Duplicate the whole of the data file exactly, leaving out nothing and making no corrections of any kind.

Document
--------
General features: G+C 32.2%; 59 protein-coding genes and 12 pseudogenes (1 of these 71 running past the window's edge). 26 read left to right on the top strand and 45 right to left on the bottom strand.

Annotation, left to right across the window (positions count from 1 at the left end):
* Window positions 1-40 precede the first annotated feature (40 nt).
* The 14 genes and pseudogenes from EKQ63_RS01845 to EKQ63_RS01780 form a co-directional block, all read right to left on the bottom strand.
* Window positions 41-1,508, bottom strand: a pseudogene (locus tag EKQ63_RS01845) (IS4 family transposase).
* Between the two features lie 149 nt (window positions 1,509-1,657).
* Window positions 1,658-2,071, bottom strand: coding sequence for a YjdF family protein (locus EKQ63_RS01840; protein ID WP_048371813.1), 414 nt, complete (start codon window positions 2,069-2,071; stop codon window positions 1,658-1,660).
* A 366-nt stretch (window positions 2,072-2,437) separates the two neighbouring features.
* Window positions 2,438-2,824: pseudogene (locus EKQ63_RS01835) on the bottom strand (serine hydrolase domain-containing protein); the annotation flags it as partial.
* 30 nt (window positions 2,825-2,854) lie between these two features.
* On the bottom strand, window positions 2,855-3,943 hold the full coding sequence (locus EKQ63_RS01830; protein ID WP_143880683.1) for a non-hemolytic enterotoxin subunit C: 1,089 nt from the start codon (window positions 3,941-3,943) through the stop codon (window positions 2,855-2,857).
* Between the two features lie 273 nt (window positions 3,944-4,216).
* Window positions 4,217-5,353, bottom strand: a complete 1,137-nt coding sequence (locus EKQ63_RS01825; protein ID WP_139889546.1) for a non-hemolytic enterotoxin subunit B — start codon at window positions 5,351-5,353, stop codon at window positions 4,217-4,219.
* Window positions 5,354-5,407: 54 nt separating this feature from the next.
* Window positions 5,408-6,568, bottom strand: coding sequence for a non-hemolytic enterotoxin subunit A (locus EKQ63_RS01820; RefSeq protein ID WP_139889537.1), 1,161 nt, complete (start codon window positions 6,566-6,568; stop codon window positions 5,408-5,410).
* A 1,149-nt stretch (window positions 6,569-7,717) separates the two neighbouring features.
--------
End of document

General features: G+C 32.2%; 59 protein-coding genes and 12 pseudogenes (1 of these 71 running past the window's edge). 26 read left to right on the top strand and 45 right to left on the bottom strand.

Annotation, left to right across the window (positions count from 1 at the left end):
* Window positions 1-40 precede the first annotated feature (40 nt).
* The 14 genes and pseudogenes from EKQ63_RS01845 to EKQ63_RS01780 form a co-directional block, all read right to left on the bottom strand.
* Window positions 41-1,508, bottom strand: a pseudogene (locus tag EKQ63_RS01845) (IS4 family transposase).
* Between the two features lie 149 nt (window positions 1,509-1,657).
* Window positions 1,658-2,071, bottom strand: coding sequence for a YjdF family protein (locus EKQ63_RS01840; protein ID WP_048371813.1), 414 nt, complete (start codon window positions 2,069-2,071; stop codon window positions 1,658-1,660).
* A 366-nt stretch (window positions 2,072-2,437) separates the two neighbouring features.
* Window positions 2,438-2,824: pseudogene (locus EKQ63_RS01835) on the bottom strand (serine hydrolase domain-containing protein); the annotation flags it as partial.
* 30 nt (window positions 2,825-2,854) lie between these two features.
* On the bottom strand, window positions 2,855-3,943 hold the full coding sequence (locus EKQ63_RS01830; protein ID WP_143880683.1) for a non-hemolytic enterotoxin subunit C: 1,089 nt from the start codon (window positions 3,941-3,943) through the stop codon (window positions 2,855-2,857).
* Between the two features lie 273 nt (window positions 3,944-4,216).
* Window positions 4,217-5,353, bottom strand: a complete 1,137-nt coding sequence (locus EKQ63_RS01825; protein ID WP_139889546.1) for a non-hemolytic enterotoxin subunit B — start codon at window positions 5,351-5,353, stop codon at window positions 4,217-4,219.
* Window positions 5,354-5,407: 54 nt separating this feature from the next.
* Window positions 5,408-6,568, bottom strand: coding sequence for a non-hemolytic enterotoxin subunit A (locus EKQ63_RS01820; RefSeq protein ID WP_139889537.1), 1,161 nt, complete (start codon window positions 6,566-6,568; stop codon window positions 5,408-5,410).
* A 1,149-nt stretch (window positions 6,569-7,717) separates the two neighbouring features.